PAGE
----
Blisters are the bane of every runner’s existence. In a study
published last week in the Clinical Journal of Sport Medicine,
researchers found that putting paper tape on runners’ feet in
blister prone areas, reduced blistering by 40%.

An abstract of the journal article is at:
http://journals.lww.com/cjsportsmed/Abstract/publishahead/Paper_Tape_Prevents_Foot_BlistersA_Randomized.99568.aspx


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Blisters form as a result of friction or rubbing of the skin. A pocket of fluid (serum) collects between the top layers of the skin forming a bubble.  When they form on the feet they make walking and running painful. A number of conditions increase the risk of blisters including: poorly fitting shoes/sneakers, heat and sweat (moisture), fast pace walking/running, foot abnormalities such as bunions or hammertoes.  These conditions are intensified in runners, but they can happen in anyone.

While blisters are not generally dangerous, they can be painful and prevent a runner from finishing a race or cause significant discomfort when walking, for those of us non-runners. The prudent action to take prevention, is to prevent them, if possible.

As the research study above showed, using paper tape does prevent blisters a good portion of the time. Try it on blister prone areas – the back of the heel, ball of the foot, and tip or top of the toes. Make sure the tape is smooth and the edges are adhered to your skin.

Other ways to prevent blisters include:

  • Wearing synthetic socks that wick away moisture (cotton socks retain moisture) with reinforced toes and heels
  •  Keep your feet moisturized. Dry skin is more prone to blistering.
  • Use a lubricant like petroleum jelly before a race to keep your feet “slick” and reduce friction between your foot, sock, and sneaker.
  • Get properly fitting footwear. Sneakers that are too light/small will cause blistering. Always make sure there is at least a thumb width of space between the end of your longest toe and the end of the sneaker.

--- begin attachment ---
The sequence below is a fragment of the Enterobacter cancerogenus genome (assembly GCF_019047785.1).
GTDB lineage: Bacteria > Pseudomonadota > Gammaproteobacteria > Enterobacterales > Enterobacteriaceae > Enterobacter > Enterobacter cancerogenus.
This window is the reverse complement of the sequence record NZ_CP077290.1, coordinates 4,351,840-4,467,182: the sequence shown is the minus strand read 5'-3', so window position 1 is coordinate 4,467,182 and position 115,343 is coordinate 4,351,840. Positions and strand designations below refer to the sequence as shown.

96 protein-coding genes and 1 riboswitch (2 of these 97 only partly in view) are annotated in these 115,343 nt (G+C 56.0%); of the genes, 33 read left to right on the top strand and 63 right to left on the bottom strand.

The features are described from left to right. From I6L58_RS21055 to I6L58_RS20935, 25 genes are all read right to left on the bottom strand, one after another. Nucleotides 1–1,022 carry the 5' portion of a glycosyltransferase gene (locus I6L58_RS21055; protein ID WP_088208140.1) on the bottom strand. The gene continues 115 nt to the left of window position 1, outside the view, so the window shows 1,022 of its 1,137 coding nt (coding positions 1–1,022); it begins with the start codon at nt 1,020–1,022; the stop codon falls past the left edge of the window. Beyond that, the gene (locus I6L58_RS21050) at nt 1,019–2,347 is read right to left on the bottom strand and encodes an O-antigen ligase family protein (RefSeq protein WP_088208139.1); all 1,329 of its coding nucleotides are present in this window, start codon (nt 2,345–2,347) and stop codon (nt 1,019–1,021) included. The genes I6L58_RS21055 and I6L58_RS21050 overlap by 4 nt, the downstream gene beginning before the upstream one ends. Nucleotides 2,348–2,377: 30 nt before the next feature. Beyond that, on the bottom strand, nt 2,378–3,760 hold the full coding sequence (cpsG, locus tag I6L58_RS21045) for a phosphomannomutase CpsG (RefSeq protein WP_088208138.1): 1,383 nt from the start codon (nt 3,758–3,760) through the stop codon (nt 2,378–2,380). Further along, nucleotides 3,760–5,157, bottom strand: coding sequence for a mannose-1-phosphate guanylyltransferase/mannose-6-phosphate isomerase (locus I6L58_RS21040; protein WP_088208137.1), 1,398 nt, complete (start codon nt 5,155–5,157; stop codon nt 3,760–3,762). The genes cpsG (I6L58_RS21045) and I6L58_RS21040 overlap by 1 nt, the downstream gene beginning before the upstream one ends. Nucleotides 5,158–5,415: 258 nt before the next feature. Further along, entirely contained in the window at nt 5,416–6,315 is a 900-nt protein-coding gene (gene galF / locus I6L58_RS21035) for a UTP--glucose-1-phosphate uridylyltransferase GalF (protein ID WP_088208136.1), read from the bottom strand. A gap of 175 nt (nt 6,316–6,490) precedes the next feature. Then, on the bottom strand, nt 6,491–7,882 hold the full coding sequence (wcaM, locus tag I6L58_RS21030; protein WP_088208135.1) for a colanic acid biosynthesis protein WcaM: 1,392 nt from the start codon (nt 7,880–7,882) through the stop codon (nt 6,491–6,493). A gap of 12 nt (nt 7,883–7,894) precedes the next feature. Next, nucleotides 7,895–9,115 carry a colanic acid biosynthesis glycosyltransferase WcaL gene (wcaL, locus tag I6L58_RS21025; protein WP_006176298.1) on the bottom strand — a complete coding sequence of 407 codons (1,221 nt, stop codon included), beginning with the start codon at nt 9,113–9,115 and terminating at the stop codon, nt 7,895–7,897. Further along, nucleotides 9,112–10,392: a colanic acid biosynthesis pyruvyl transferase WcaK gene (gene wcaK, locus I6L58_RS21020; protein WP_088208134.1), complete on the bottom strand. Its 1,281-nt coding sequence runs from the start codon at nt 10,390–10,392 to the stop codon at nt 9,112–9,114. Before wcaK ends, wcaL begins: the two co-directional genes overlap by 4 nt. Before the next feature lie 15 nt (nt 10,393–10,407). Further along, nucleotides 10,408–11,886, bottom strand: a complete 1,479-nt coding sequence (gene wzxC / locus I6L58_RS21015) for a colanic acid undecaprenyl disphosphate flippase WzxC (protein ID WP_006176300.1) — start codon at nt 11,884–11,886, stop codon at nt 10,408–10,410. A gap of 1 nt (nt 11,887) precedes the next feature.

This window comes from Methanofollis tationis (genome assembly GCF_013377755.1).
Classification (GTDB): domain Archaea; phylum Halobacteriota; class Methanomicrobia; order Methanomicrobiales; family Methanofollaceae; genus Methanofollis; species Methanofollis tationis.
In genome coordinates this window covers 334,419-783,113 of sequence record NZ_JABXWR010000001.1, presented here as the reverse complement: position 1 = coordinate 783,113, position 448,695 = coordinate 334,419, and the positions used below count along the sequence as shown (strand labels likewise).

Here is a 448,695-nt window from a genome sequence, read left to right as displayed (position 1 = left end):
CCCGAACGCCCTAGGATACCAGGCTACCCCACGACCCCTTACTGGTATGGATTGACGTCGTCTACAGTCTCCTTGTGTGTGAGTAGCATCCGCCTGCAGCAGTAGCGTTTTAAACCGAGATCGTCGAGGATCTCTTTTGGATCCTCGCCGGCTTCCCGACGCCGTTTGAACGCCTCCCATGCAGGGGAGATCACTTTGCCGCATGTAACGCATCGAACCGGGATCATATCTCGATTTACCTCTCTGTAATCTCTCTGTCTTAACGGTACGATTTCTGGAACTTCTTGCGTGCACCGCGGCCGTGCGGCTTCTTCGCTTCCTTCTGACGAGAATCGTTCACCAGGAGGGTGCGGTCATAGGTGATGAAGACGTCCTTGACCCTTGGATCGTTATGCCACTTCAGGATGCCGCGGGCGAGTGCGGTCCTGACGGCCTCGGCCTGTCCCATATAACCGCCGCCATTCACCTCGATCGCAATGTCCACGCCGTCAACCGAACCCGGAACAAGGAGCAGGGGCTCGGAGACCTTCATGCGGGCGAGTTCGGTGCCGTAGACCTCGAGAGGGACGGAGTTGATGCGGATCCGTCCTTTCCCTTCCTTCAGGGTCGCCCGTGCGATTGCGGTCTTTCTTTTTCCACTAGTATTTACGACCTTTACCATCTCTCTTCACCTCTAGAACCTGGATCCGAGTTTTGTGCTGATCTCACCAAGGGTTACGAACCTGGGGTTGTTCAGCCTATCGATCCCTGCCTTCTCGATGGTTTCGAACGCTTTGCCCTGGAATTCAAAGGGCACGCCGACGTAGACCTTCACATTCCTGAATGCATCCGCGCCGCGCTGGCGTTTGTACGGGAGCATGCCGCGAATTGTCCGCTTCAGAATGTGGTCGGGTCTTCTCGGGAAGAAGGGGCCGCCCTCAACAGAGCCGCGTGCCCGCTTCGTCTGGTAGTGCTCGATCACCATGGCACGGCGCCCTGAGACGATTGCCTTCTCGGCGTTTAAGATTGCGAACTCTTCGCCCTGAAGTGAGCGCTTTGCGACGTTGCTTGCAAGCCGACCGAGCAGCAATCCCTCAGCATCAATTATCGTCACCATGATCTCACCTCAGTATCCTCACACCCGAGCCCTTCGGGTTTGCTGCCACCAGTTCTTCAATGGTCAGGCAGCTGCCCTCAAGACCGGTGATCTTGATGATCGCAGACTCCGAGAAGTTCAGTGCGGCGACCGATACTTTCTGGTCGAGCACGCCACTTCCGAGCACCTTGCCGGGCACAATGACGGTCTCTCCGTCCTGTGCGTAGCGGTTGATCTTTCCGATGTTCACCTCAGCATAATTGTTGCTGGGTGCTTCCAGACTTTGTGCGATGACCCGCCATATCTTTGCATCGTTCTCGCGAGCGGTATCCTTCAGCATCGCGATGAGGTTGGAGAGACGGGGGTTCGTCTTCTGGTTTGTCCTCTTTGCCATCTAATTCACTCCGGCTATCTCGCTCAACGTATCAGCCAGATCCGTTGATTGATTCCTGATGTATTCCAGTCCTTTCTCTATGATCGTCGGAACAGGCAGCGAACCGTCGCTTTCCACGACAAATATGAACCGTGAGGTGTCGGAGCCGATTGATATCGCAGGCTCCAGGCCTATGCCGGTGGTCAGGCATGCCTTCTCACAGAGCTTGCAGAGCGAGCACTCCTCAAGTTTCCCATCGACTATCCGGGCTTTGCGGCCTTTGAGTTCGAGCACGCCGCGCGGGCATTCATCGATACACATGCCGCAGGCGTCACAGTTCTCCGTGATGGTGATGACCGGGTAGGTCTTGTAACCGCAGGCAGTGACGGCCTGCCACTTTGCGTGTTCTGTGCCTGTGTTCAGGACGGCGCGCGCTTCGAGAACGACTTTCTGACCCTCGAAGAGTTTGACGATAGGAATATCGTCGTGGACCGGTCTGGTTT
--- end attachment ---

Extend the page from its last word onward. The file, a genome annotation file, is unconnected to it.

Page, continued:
• Wear properly fitting socks. Socks should be smooth across the toes, with no extra fabric there or at the heel.  

(Source: http://www.runnersworld.com/tag/blisters)

If a blister does form, the Mayo Clinic suggests the following to relieve pain, drain the fluid and leave the overlying skin intact:

  • Wash your hands and the blister with soap and warm water.
  • Swab the blister with povidone-iodine (generic) (brand name- Betadine)
  • Sterilize a clean, sharp needle by wiping it with rubbing alcohol.
  • Use the needle to puncture the blister. Aim for several spots near the blister's edge. Let the fluid drain, but leave the overlying skin in place.
  • Cover it with a nonstick gauze bandage and antibacterial cream/ointment. 
  • Change the dressing every day or more often, if needed.

(Source: http://www.mayoclinic.org/first-aid/first-aid-blisters/basics/art-20056691)

For more information
Runners World – Blisters
http://www.runnersworld.com/tag/blisters

Podiatry Today – Foot blister prevention
http://www.podiatrytoday.com/article/291

Mayo Clinic – Blister first aid
http://www.mayoclinic.org/first-aid/first-aid-blisters/basics/art-20056691)

Joanna Hayden, PhD, CHES is the principal health education specialist at Associates for Health Education and Behavior in Sparta, a practice focused on improving health through education. For more information please see www.associatesforhealth.com  To contact Dr. Hayden, email her at joanna@associatesforhealth.com